Sitting down for their first formal interview, Nathan Grice and Heather Jerabeck of the local band Big No were excited to discuss their ever changing band and how they took their passion for music across the county.
In 2013 the couple left San Francisco in search of more a affordable cost of living. They chose to settle in Richmond because Grice attended Virginia Commonwealth University and still had connections in the area.
“We wanted to move somewhere and Nathan still knew people here,” Jerabeck said. “He enjoyed living here, and it’s about two hours from our families.”
Big No recently released the first album they recorded in Richmond, entitled Get Over Yourself. The album features Grice on guitar and vocals, Jerabeck on the keyboard, Kyle Flanagan on drums and Leah Clancy on bass.
Get Over Yourself is a splendid mix of melodic instrumental sounds accompanied by poppy vocals. And while their Bandcamp page may have their album tagged under the dark pop genre, Grice, the primary song writer, sees the band as a blues group.
“I’ve never been able to describe what it sounds like,” Grice said. “I think it’s the blues stylistically but if it were in a CD store it wouldn’t be in the blues section.”
The track “Living in a Dream” is my personal favorite from the album. While it is one of the slower songs, it has a melodic, soothing sound and showcases Jerabeck’s talent on the piano. The album also reveals the range of Grice’s voice. The track “Angela” has slower high pitched vocals while the track “Turn it On” has spurts of low pitched vocals with heavy drums. Grice’s voice is best on tracks such as “My Mind Won’t Shut Up” and “Get Over Yourself,” which pair his poppy voice with upbeat and simple instrumentals.
Their music has an almost trance-like tone and each song is reflective of Grice’s unique writing style. His writing process starts off as a few words in a notebook that he carries with him. As they collect, a song is formed. He wrote the lyrics and music for the entire album, and while some songs were written weeks before recording, others were written years before they made it into the studio.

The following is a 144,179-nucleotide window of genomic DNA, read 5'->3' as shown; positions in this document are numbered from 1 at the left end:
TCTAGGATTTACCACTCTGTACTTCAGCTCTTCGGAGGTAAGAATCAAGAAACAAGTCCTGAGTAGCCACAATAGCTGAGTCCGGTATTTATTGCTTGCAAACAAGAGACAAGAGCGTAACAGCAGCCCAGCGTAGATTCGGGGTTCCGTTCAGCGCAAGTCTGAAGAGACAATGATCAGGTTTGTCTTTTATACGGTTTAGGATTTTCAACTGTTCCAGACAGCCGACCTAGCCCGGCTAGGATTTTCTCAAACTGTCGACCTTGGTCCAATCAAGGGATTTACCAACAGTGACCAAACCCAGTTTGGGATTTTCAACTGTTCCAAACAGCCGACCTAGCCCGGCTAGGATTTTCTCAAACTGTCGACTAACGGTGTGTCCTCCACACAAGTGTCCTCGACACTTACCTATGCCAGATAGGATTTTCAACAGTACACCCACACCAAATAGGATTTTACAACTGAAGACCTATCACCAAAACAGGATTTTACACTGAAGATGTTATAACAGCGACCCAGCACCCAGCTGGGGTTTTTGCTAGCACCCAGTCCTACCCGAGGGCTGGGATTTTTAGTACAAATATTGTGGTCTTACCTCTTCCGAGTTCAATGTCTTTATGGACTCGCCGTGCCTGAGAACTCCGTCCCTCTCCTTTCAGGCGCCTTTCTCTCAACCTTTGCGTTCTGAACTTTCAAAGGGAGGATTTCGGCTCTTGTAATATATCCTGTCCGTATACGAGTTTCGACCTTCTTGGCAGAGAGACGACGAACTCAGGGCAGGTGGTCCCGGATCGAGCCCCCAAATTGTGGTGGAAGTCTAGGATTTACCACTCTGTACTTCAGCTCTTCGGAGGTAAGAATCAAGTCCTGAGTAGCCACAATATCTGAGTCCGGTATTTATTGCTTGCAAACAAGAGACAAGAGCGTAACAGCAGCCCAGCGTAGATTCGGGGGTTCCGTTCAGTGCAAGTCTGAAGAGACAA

“It’s usually whenever something is happening, a song gets made up, at least while I’m still feeling that way,” Grice said. “It’s something I’ve always had since high school.”
The album was first recorded in 2014 at Sound of Music Studio with Alan Weatherhead, but because of the band’s ever-changing lineup, it wasn’t released until this August.
“I felt a pressure to sound like the recordings when we play live, but the people we recorded with were on to different things in their lives,” Jerabeck said.
Grice and Jerabeck are the two constants in Big No, but other artists frequently come in and out of the band. Artists such as those on Get Over Yourself, Chrissie Lozano and Tim Falen, have played with Big No in the past but are no longer part of it.
“Everyone is busy,” Jerabeck said. “People here have a life, no one here is trying to be a starving artist. People are trying to be happy and work towards goals, but while also continuing to make art.”
Despite the band’s constant lineup changes and other obstacles, Grice and Jerabeck are determined to be the “forever band.” The band’s current lineup, in addition to Grice and Jerabeck, includes Josh Small on guitar, Adam Juresko on bass and Lance Koehler (No BS! Brass Band, Minimum Wage Recording studio) on drums.
The group has another album recorded that is yet to be released, and are excited for the future. They are playing a benefit show with Majority Rule and Pg. 99, two of Grice’s favorite high school bands, in New York on Sept. 25 and 26. They are also playing a free matinee show with San Francisco band Cold Beat at Hardywood on Sunday Sep. 24 starting at 3 pm. Get more info on that show here.